Synopsis of 5×09: The stories focused around desire this week; desire for revenge, for power, and to prove that they are the only one suited for the throne. Arya meets a familiar face in Braavos while Jon reconvenes at the Wall. Stannis proves how far he will go to be king while Dany accepts what she’ll have to do to be queen.
Usually episode 9 is “THE EPISODE.” I know that ever since last week’s insanity, I’ve been talking with everyone about how wild this episode was going to be. And then we all came into the office Monday morning and just weakly shrugged as we mumbled about how we expected more.
And how we just weren’t happy with it.
While in terms of shocks and ahhs the episode hit the classic Game of Thrones high notes, but overall the episode just felt lazy. It didn’t seem to do much in terms of plot, and I felt let down after watching this episode.
But to the story!
There were three stories that were really only quickly touched upon this week before the other two took focus so we’ll recap them briefly here, starting with Arya herself. The young Stark girl is trying to give that all up, the name, the past, everything. But when she sees Meryn Trant show up in Braavos with the intention of raping every young girl he can during his time here, she loses focus. You see, Meryn Trant was one of the first men that she decided would have to die after he killed her sword fighting teacher. While Arya is training to be a nameless assassin, she still can’t forget what drove her to this point.
Jon has problems of his own now that he’s seen the White Walker’s army of the dead. While the Wildlings are now with them, the Crows aren’t too happy about this and are skeptical of what they’re being told happened.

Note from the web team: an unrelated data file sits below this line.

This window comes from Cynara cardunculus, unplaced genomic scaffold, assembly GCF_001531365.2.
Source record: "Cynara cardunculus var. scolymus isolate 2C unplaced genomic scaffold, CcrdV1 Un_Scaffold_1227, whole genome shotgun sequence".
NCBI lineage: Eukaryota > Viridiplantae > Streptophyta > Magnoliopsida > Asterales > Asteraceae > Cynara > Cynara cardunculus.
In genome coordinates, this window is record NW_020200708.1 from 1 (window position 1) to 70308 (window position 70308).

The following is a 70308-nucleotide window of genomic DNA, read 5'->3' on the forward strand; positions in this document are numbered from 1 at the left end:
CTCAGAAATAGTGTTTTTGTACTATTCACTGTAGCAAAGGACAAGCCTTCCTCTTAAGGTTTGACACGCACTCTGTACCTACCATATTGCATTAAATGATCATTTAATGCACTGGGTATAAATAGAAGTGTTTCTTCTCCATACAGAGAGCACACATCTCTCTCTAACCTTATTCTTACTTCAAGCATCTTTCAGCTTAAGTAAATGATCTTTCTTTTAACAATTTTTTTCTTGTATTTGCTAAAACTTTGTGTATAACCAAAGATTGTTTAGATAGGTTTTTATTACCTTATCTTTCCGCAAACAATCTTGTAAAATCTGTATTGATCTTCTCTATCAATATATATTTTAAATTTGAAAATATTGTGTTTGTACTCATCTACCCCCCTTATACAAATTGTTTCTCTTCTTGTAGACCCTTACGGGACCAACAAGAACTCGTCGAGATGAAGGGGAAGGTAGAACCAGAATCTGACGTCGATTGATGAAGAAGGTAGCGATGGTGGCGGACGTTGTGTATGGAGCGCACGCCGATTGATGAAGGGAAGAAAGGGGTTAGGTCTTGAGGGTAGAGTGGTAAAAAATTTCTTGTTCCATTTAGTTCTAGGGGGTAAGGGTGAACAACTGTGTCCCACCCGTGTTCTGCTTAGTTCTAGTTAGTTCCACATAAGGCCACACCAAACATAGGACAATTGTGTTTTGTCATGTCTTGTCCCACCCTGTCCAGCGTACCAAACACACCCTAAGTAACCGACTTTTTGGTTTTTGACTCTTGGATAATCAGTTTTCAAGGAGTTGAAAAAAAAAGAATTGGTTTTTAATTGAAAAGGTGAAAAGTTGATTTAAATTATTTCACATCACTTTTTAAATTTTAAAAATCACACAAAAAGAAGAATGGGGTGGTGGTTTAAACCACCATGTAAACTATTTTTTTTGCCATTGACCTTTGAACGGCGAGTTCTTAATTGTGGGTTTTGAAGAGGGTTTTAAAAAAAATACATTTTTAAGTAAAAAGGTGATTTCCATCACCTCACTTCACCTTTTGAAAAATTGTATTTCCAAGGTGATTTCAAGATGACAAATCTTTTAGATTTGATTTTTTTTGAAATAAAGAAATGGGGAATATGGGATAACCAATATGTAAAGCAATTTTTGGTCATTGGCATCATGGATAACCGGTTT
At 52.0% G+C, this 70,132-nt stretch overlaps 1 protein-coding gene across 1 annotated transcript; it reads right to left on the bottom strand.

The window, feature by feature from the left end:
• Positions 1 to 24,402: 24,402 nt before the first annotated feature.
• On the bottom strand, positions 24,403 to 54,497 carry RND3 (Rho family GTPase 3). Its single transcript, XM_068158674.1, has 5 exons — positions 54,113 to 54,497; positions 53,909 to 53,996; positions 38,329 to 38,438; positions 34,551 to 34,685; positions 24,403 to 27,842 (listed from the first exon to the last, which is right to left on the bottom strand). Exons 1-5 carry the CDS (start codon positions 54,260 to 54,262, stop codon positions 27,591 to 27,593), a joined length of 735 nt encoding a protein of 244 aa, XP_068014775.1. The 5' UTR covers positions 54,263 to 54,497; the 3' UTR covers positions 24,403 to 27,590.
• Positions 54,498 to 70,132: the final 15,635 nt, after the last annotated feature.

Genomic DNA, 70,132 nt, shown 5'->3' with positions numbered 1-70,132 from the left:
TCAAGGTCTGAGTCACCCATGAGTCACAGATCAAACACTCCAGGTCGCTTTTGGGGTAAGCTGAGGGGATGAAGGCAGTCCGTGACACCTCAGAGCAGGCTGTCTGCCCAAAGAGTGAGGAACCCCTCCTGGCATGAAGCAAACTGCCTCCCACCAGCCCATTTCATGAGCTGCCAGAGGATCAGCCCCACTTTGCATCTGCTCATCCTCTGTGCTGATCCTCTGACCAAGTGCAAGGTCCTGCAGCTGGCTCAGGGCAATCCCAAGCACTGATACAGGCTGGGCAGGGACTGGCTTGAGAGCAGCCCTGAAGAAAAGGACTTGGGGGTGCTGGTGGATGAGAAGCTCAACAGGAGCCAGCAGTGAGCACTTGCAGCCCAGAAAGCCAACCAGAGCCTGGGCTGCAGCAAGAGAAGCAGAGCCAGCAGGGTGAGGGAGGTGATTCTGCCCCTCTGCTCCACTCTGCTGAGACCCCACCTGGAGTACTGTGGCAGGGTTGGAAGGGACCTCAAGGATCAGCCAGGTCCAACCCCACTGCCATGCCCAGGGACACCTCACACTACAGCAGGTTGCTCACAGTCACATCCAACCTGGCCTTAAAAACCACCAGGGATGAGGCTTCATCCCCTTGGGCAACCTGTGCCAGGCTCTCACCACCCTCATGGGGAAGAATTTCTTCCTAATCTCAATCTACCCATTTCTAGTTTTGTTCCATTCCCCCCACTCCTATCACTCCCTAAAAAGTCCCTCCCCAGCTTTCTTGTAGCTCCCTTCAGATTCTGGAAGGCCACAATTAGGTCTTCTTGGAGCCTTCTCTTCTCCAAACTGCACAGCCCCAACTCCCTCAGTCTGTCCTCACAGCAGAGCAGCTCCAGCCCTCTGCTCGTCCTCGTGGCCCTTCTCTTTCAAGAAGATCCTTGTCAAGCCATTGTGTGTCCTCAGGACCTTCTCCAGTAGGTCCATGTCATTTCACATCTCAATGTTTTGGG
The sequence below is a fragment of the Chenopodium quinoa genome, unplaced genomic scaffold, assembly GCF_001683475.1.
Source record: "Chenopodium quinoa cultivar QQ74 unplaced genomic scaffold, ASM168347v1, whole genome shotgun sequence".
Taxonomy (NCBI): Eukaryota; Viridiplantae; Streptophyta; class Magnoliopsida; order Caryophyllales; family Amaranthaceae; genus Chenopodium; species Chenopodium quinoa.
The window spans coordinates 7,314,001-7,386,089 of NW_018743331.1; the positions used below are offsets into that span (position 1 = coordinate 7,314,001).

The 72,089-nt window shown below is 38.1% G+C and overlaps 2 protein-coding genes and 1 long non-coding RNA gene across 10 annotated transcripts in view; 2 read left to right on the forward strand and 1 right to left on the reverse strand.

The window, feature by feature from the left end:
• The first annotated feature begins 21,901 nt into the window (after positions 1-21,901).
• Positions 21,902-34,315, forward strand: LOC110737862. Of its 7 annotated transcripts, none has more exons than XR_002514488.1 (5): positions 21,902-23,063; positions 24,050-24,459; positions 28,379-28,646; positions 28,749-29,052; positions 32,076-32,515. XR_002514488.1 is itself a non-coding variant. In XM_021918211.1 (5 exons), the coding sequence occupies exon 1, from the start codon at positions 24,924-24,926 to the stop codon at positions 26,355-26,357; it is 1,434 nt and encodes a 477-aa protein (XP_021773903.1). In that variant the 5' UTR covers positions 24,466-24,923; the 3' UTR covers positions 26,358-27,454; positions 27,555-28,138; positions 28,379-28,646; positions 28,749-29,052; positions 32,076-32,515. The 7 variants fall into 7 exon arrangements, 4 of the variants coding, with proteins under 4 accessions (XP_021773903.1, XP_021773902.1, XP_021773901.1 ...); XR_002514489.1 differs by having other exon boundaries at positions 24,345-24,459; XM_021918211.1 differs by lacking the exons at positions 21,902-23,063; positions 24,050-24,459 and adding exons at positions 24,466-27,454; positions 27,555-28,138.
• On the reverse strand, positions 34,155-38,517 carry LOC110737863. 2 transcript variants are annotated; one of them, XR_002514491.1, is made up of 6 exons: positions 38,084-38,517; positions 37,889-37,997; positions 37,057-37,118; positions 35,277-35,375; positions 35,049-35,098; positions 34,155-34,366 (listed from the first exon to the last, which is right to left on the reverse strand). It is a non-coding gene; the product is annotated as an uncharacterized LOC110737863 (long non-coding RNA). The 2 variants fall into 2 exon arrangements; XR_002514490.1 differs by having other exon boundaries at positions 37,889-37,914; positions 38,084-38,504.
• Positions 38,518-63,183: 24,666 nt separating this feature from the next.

And over in Dorne, which you know, exists, Prince Doran is letting Bronn and Jamie go, provided they take Trystane and Myrcella with them back to King’s Landing. He’s also releasing the Sand Snakes after Ellaria pledged his allegiance to him. I mean, I guess that’s cool. But I’m still like, “okkkk…” and as a book reader I hope it’s leading to some more interesting stuff but man has this whole Sand Snake/ Dorne/ House Martell plot line been a real let down? I don’t know. I’m just a huge fan of the Martells and this season wasn’t the kindest to them.
But on to the real juicy parts of the episode! Dany has opened back up the fighting pits and, while she banished Jorah, he still shows up because you know, he’s obsessed with Dany. While his devotion is awe inspiring (really though, he does care for her at astonishing levels), his fighting prowess leaves a little to be desired as he nearly falls to his competitors, but narrowly comes out at the top of the match. While everyone else looks on, he continues to fight, until he turns and throws a spear at Khaleesi.
But never fear! He wasn’t going to hurt her, he was actually killing the Son of the Harpy who was chilling RIGHT behind her that no one noticed. Seriously, her security sucks at actually taking care of her.